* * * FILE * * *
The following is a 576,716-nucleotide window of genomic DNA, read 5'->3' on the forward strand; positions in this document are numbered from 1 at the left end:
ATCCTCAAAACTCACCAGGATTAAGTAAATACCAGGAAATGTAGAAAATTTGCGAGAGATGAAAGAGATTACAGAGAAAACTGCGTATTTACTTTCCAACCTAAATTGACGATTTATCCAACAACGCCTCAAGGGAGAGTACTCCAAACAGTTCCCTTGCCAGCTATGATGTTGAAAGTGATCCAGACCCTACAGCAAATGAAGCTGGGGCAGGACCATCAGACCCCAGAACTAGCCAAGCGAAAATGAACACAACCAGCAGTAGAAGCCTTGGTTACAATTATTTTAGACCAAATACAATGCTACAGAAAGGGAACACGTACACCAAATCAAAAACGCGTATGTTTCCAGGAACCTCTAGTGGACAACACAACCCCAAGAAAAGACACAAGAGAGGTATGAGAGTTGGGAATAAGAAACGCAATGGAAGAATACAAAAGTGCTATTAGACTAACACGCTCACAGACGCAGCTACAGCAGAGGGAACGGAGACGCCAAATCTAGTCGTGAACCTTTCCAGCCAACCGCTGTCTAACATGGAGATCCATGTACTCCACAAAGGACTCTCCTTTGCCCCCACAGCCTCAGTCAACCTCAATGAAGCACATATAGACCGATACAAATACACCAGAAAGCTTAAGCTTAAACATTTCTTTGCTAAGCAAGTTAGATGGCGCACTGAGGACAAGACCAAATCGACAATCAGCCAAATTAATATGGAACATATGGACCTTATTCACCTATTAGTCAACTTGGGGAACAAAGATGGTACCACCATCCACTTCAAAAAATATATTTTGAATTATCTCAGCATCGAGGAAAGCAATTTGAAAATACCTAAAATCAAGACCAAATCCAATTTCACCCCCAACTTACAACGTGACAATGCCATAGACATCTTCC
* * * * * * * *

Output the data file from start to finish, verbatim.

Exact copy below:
The following is a 576,716-nucleotide window of genomic DNA, read 5'->3' on the forward strand; positions in this document are numbered from 1 at the left end:
ATCCTCAAAACTCACCAGGATTAAGTAAATACCAGGAAATGTAGAAAATTTGCGAGAGATGAAAGAGATTACAGAGAAAACTGCGTATTTACTTTCCAACCTAAATTGACGATTTATCCAACAACGCCTCAAGGGAGAGTACTCCAAACAGTTCCCTTGCCAGCTATGATGTTGAAAGTGATCCAGACCCTACAGCAAATGAAGCTGGGGCAGGACCATCAGACCCCAGAACTAGCCAAGCGAAAATGAACACAACCAGCAGTAGAAGCCTTGGTTACAATTATTTTAGACCAAATACAATGCTACAGAAAGGGAACACGTACACCAAATCAAAAACGCGTATGTTTCCAGGAACCTCTAGTGGACAACACAACCCCAAGAAAAGACACAAGAGAGGTATGAGAGTTGGGAATAAGAAACGCAATGGAAGAATACAAAAGTGCTATTAGACTAACACGCTCACAGACGCAGCTACAGCAGAGGGAACGGAGACGCCAAATCTAGTCGTGAACCTTTCCAGCCAACCGCTGTCTAACATGGAGATCCATGTACTCCACAAAGGACTCTCCTTTGCCCCCACAGCCTCAGTCAACCTCAATGAAGCACATATAGACCGATACAAATACACCAGAAAGCTTAAGCTTAAACATTTCTTTGCTAAGCAAGTTAGATGGCGCACTGAGGACAAGACCAAATCGACAATCAGCCAAATTAATATGGAACATATGGACCTTATTCACCTATTAGTCAACTTGGGGAACAAAGATGGTACCACCATCCACTTCAAAAAATATATTTTGAATTATCTCAGCATCGAGGAAAGCAATTTGAAAATACCTAAAATCAAGACCAAATCCAATTTCACCCCCAACTTACAACGTGACAATGCCATAGACATCTTCC